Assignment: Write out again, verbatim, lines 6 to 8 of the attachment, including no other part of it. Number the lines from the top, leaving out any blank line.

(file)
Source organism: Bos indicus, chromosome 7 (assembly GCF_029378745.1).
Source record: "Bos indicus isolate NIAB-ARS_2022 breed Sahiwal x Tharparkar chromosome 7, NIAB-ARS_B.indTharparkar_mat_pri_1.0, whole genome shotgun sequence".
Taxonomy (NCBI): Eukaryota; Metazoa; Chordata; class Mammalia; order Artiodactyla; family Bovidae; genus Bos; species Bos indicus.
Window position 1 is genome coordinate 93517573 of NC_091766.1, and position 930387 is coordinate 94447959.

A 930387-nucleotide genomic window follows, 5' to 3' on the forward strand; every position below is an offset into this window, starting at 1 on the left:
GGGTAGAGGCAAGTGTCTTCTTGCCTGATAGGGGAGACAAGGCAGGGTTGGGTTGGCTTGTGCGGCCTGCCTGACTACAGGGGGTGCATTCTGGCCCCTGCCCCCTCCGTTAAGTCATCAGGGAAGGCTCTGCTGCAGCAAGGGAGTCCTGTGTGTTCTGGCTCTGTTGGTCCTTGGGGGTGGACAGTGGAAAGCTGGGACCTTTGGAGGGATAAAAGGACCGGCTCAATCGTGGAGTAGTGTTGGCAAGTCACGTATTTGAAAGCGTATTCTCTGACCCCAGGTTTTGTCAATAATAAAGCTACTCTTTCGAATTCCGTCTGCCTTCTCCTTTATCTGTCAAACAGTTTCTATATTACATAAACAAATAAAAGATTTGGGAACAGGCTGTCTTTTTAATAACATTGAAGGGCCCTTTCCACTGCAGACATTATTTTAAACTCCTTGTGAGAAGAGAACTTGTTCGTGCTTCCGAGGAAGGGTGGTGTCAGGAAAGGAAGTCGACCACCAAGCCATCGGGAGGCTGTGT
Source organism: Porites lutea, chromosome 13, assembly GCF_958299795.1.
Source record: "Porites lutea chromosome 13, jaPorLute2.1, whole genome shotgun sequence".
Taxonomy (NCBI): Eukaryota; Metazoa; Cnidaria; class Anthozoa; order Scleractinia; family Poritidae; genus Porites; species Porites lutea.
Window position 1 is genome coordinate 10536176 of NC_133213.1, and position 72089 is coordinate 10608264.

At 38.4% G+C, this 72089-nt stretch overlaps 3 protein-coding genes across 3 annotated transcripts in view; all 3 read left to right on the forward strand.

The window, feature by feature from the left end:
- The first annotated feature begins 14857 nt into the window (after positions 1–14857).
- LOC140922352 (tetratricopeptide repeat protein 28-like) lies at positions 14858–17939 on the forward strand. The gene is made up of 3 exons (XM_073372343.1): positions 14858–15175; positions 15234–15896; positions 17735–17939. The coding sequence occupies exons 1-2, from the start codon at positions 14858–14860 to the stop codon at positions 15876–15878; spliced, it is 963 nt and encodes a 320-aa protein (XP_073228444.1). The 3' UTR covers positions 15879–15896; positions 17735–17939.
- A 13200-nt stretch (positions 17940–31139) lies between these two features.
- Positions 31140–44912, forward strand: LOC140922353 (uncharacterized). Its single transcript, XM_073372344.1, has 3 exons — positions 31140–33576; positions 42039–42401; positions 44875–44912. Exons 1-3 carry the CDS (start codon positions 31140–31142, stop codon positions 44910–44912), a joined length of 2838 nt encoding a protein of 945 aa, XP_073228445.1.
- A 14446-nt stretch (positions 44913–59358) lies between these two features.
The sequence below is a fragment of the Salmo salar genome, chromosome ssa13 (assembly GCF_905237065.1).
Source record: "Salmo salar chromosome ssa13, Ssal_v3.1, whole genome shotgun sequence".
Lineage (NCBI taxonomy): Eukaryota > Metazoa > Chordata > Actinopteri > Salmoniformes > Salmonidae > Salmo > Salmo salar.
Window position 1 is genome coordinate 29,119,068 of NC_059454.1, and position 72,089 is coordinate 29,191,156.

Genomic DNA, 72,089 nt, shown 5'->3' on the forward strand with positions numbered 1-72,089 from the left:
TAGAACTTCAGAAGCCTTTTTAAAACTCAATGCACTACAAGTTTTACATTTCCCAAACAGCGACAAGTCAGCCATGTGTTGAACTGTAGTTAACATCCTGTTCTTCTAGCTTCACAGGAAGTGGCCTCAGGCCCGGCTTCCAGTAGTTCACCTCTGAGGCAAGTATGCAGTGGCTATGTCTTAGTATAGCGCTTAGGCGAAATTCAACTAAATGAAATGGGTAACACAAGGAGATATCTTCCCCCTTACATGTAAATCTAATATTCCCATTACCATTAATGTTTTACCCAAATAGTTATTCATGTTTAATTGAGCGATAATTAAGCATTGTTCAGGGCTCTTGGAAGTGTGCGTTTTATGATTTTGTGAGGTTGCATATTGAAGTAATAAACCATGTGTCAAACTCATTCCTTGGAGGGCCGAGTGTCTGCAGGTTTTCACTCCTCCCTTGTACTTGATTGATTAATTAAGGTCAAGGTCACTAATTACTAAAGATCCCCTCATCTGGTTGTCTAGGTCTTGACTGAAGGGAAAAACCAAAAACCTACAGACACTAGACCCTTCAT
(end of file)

GGGTAGAGGCAAGTGTCTTCTTGCCTGATAGGGGAGACAAGGCAGGGTTGGGTTGGCTTGTGCGGCCTGCCTGACTACAGGGGGTGCATTCTGGCCCCTGCCCCCTCCGTTAAGTCATCAGGGAAGGCTCTGCTGCAGCAAGGGAGTCCTGTGTGTTCTGGCTCTGTTGGTCCTTGGGGGTGGACAGTGGAAAGCTGGGACCTTTGGAGGGATAAAAGGACCGGCTCAATCGTGGAGTAGTGTTGGCAAGTCACGTATTTGAAAGCGTATTCTCTGACCCCAGGTTTTGTCAATAATAAAGCTACTCTTTCGAATTCCGTCTGCCTTCTCCTTTATCTGTCAAACAGTTTCTATATTACATAAACAAATAAAAGATTTGGGAACAGGCTGTCTTTTTAATAACATTGAAGGGCCCTTTCCACTGCAGACATTATTTTAAACTCCTTGTGAGAAGAGAACTTGTTCGTGCTTCCGAGGAAGGGTGGTGTCAGGAAAGGAAGTCGACCACCAAGCCATCGGGAGGCTGTGT
Source organism: Porites lutea, chromosome 13, assembly GCF_958299795.1.
Source record: "Porites lutea chromosome 13, jaPorLute2.1, whole genome shotgun sequence".